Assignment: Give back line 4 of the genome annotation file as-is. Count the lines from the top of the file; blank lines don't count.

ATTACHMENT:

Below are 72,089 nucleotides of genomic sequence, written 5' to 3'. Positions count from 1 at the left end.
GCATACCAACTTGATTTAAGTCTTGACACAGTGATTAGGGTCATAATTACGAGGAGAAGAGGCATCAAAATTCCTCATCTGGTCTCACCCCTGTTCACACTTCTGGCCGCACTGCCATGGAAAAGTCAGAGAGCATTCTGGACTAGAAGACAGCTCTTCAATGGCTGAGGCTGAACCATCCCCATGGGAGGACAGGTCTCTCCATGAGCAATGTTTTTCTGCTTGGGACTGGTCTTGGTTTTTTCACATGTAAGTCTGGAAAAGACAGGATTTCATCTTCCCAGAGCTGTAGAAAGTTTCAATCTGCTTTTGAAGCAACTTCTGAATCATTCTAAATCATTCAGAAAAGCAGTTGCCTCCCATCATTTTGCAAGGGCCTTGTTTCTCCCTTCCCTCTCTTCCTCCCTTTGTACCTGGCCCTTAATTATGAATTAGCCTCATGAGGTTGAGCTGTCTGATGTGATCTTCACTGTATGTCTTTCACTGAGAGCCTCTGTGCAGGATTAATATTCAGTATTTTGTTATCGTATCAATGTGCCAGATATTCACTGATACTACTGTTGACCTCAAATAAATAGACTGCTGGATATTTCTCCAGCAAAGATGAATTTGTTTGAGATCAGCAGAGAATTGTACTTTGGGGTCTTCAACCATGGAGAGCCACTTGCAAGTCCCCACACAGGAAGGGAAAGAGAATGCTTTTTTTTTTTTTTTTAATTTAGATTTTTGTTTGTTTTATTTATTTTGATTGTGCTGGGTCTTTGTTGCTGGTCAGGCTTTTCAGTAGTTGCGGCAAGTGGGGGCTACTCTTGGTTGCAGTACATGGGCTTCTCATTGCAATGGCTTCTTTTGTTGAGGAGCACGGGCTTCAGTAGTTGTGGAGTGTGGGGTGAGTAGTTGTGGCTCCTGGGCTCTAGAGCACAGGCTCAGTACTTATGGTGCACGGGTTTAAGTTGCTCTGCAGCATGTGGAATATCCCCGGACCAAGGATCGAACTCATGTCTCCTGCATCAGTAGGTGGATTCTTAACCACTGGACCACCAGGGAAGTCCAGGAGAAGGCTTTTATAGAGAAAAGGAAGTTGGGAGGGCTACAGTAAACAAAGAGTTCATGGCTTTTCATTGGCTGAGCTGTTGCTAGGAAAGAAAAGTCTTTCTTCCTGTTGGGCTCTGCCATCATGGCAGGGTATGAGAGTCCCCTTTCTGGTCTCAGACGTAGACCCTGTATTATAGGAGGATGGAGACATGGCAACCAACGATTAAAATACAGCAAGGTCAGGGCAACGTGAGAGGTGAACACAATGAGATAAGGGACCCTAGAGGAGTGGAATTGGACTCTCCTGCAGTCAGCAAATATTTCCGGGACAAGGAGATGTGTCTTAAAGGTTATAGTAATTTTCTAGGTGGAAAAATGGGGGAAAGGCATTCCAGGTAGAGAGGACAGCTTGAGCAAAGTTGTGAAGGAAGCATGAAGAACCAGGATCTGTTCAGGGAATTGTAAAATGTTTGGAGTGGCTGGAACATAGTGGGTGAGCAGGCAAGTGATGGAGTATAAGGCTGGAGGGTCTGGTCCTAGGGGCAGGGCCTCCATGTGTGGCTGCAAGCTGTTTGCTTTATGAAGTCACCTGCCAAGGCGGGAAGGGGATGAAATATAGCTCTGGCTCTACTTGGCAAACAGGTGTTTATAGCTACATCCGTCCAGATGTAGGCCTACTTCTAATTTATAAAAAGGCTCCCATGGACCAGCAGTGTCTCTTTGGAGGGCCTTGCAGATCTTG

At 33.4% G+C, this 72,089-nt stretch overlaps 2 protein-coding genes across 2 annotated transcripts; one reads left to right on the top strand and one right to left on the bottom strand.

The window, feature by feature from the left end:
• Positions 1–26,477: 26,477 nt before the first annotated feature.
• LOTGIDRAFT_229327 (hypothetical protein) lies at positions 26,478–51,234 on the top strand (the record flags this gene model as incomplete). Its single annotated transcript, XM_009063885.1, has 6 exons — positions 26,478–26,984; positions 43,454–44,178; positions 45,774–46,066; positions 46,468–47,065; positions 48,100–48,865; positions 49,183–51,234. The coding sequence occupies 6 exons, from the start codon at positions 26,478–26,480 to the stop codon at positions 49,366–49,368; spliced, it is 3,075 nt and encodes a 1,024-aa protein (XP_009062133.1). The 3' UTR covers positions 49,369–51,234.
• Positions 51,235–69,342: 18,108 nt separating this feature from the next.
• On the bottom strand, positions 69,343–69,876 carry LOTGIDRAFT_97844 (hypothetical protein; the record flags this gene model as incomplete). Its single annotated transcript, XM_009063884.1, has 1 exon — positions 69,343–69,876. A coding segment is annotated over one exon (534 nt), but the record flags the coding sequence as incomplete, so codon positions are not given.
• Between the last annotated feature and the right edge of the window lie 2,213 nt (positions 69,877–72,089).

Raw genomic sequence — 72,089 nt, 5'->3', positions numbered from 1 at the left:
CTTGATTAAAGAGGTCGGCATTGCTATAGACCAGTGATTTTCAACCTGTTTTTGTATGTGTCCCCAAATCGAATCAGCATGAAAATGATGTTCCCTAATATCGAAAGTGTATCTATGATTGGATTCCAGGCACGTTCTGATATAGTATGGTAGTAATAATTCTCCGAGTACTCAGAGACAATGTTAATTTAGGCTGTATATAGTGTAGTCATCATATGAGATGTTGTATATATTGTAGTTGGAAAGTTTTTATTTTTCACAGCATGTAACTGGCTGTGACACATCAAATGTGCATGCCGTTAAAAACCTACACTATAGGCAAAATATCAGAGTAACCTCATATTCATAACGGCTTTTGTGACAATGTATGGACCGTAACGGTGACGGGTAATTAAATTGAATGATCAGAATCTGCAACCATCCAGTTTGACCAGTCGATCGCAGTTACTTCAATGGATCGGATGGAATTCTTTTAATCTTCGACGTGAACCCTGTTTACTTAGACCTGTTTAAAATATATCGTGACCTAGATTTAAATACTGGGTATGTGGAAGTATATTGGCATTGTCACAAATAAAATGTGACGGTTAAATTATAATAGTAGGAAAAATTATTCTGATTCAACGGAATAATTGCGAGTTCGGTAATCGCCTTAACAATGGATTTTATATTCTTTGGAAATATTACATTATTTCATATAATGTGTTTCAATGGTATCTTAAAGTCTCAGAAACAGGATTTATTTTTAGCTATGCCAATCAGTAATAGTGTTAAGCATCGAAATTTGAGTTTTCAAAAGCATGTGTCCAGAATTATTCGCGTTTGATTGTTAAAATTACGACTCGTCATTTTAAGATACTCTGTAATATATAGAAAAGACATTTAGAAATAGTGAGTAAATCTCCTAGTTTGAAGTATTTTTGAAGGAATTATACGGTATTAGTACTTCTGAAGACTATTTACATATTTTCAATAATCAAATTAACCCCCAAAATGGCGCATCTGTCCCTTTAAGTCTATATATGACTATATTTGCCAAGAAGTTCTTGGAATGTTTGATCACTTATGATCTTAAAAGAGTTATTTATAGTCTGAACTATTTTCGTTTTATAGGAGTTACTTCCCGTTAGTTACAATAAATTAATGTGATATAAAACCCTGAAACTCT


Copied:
The window, feature by feature from the left end: